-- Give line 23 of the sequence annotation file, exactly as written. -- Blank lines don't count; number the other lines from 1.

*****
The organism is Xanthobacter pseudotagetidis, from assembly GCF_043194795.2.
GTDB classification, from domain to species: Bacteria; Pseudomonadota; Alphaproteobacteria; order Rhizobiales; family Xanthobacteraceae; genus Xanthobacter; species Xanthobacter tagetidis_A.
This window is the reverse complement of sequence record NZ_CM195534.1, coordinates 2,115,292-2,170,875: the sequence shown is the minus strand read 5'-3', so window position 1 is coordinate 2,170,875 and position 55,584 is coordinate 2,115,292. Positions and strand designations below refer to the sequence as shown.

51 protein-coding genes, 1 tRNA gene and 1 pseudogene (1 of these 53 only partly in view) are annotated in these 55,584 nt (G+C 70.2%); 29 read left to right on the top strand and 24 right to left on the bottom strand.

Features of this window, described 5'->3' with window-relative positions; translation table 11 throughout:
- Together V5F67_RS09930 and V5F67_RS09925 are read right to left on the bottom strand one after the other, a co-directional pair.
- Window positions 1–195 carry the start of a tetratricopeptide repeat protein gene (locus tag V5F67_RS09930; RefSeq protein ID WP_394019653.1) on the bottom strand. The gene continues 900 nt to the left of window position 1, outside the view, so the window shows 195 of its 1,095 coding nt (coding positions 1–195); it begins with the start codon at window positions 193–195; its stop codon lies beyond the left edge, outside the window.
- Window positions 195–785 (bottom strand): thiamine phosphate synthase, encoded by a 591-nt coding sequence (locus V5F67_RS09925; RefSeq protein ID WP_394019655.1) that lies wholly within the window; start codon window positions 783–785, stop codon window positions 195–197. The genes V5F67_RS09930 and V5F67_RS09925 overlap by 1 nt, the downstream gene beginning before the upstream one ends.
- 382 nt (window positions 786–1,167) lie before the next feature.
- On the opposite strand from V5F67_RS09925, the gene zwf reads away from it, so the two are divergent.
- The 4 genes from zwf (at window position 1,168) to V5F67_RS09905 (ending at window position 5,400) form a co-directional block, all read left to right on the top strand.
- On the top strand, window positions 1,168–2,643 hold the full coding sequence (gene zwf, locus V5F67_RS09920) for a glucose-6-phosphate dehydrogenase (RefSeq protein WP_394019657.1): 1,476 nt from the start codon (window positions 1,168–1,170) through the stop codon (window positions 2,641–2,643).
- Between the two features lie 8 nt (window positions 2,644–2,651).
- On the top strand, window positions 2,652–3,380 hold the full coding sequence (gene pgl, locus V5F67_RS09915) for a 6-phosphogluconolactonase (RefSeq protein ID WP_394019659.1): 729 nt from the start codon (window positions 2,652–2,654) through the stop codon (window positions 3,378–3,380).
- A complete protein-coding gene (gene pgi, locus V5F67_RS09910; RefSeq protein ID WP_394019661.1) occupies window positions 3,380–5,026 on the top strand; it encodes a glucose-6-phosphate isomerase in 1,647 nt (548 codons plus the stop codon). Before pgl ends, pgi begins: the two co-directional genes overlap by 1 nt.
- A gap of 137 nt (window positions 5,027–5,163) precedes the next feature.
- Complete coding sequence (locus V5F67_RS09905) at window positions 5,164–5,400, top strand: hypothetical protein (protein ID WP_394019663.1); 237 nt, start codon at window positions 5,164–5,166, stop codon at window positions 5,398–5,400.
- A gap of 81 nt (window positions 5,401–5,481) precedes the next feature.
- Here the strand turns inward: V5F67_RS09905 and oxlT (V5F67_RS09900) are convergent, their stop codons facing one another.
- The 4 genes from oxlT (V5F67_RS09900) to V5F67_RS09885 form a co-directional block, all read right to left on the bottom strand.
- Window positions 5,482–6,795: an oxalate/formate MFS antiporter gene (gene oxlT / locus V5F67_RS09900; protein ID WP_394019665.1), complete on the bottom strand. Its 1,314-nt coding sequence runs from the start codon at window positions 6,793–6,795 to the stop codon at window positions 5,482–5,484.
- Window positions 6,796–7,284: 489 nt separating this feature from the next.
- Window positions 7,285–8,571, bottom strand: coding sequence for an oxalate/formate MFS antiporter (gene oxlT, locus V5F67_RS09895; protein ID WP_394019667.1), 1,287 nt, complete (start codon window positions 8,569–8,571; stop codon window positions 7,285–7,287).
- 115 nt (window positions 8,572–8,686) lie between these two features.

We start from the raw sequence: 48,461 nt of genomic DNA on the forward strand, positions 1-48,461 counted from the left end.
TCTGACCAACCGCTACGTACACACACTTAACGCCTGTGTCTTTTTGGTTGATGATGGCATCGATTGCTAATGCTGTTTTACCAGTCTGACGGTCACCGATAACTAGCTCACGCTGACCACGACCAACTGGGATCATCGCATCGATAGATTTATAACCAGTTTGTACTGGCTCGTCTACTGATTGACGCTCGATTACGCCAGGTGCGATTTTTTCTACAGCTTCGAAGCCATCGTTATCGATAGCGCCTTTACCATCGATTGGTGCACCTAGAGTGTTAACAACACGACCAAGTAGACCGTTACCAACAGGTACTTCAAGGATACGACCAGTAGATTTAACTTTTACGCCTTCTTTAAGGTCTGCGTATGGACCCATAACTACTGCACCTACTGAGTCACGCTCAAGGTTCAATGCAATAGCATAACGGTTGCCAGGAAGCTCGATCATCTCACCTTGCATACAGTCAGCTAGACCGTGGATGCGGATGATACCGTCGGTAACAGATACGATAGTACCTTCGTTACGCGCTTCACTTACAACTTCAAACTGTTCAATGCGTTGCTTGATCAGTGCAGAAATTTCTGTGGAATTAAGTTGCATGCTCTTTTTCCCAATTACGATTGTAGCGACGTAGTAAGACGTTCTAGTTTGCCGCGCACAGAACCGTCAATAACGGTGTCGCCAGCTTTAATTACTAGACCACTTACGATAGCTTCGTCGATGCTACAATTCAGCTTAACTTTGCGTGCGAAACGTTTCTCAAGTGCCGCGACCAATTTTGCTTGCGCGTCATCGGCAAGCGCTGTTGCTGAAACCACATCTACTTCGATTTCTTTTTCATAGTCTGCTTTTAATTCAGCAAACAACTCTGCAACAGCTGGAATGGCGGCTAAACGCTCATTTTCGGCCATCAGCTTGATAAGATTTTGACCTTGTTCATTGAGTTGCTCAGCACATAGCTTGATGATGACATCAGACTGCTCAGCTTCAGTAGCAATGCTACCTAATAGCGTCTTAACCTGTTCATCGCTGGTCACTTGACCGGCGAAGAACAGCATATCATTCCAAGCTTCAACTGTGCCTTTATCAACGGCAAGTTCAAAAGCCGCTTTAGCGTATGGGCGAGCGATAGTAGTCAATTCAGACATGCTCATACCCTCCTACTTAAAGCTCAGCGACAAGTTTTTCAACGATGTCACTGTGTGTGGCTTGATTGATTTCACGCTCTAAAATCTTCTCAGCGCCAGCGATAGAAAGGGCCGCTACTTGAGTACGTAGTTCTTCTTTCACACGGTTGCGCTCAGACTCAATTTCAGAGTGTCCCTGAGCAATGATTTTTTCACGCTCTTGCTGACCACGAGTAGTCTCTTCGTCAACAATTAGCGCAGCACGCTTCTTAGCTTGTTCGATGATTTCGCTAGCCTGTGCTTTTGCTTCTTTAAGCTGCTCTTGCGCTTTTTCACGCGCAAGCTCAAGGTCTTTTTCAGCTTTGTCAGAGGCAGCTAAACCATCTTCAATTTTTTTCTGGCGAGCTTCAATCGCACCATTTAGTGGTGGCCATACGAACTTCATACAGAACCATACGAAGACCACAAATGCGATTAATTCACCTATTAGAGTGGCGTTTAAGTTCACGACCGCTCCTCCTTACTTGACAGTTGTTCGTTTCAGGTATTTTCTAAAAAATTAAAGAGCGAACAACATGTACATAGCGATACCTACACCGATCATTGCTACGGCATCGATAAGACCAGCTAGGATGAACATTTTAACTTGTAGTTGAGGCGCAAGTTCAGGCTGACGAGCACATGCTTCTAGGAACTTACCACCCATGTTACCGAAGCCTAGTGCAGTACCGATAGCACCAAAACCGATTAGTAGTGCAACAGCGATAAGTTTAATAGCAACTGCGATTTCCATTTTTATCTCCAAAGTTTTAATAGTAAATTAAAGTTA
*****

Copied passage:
- Window positions 7,285–8,571, bottom strand: coding sequence for an oxalate/formate MFS antiporter (gene oxlT, locus V5F67_RS09895; protein ID WP_394019667.1), 1,287 nt, complete (start codon window positions 8,569–8,571; stop codon window positions 7,285–7,287).